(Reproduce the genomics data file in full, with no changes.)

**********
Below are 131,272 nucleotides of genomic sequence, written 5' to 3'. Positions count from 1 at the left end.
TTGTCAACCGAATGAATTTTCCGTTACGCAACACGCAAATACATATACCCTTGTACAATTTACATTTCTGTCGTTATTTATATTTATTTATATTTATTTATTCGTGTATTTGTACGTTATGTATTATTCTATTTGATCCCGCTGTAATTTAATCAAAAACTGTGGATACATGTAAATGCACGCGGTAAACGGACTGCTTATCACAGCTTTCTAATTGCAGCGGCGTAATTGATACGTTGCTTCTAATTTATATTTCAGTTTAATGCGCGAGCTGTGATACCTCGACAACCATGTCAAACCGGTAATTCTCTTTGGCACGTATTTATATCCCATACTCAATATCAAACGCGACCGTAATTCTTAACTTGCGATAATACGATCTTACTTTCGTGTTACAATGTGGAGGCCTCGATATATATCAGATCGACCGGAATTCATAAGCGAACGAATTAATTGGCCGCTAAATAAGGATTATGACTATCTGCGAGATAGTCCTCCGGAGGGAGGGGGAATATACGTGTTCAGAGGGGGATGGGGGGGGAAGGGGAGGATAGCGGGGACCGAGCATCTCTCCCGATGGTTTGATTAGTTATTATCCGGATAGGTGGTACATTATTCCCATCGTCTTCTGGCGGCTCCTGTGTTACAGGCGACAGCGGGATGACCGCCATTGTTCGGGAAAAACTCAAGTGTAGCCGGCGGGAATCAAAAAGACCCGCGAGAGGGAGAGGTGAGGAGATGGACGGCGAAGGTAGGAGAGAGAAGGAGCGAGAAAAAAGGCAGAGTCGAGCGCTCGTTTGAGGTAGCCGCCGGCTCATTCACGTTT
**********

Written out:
Below are 131,272 nucleotides of genomic sequence, written 5' to 3'. Positions count from 1 at the left end.
TTGTCAACCGAATGAATTTTCCGTTACGCAACACGCAAATACATATACCCTTGTACAATTTACATTTCTGTCGTTATTTATATTTATTTATATTTATTTATTCGTGTATTTGTACGTTATGTATTATTCTATTTGATCCCGCTGTAATTTAATCAAAAACTGTGGATACATGTAAATGCACGCGGTAAACGGACTGCTTATCACAGCTTTCTAATTGCAGCGGCGTAATTGATACGTTGCTTCTAATTTATATTTCAGTTTAATGCGCGAGCTGTGATACCTCGACAACCATGTCAAACCGGTAATTCTCTTTGGCACGTATTTATATCCCATACTCAATATCAAACGCGACCGTAATTCTTAACTTGCGATAATACGATCTTACTTTCGTGTTACAATGTGGAGGCCTCGATATATATCAGATCGACCGGAATTCATAAGCGAACGAATTAATTGGCCGCTAAATAAGGATTATGACTATCTGCGAGATAGTCCTCCGGAGGGAGGGGGAATATACGTGTTCAGAGGGGGATGGGGGGGGAAGGGGAGGATAGCGGGGACCGAGCATCTCTCCCGATGGTTTGATTAGTTATTATCCGGATAGGTGGTACATTATTCCCATCGTCTTCTGGCGGCTCCTGTGTTACAGGCGACAGCGGGATGACCGCCATTGTTCGGGAAAAACTCAAGTGTAGCCGGCGGGAATCAAAAAGACCCGCGAGAGGGAGAGGTGAGGAGATGGACGGCGAAGGTAGGAGAGAGAAGGAGCGAGAAAAAAGGCAGAGTCGAGCGCTCGTTTGAGGTAGCCGCCGGCTCATTCACGTTT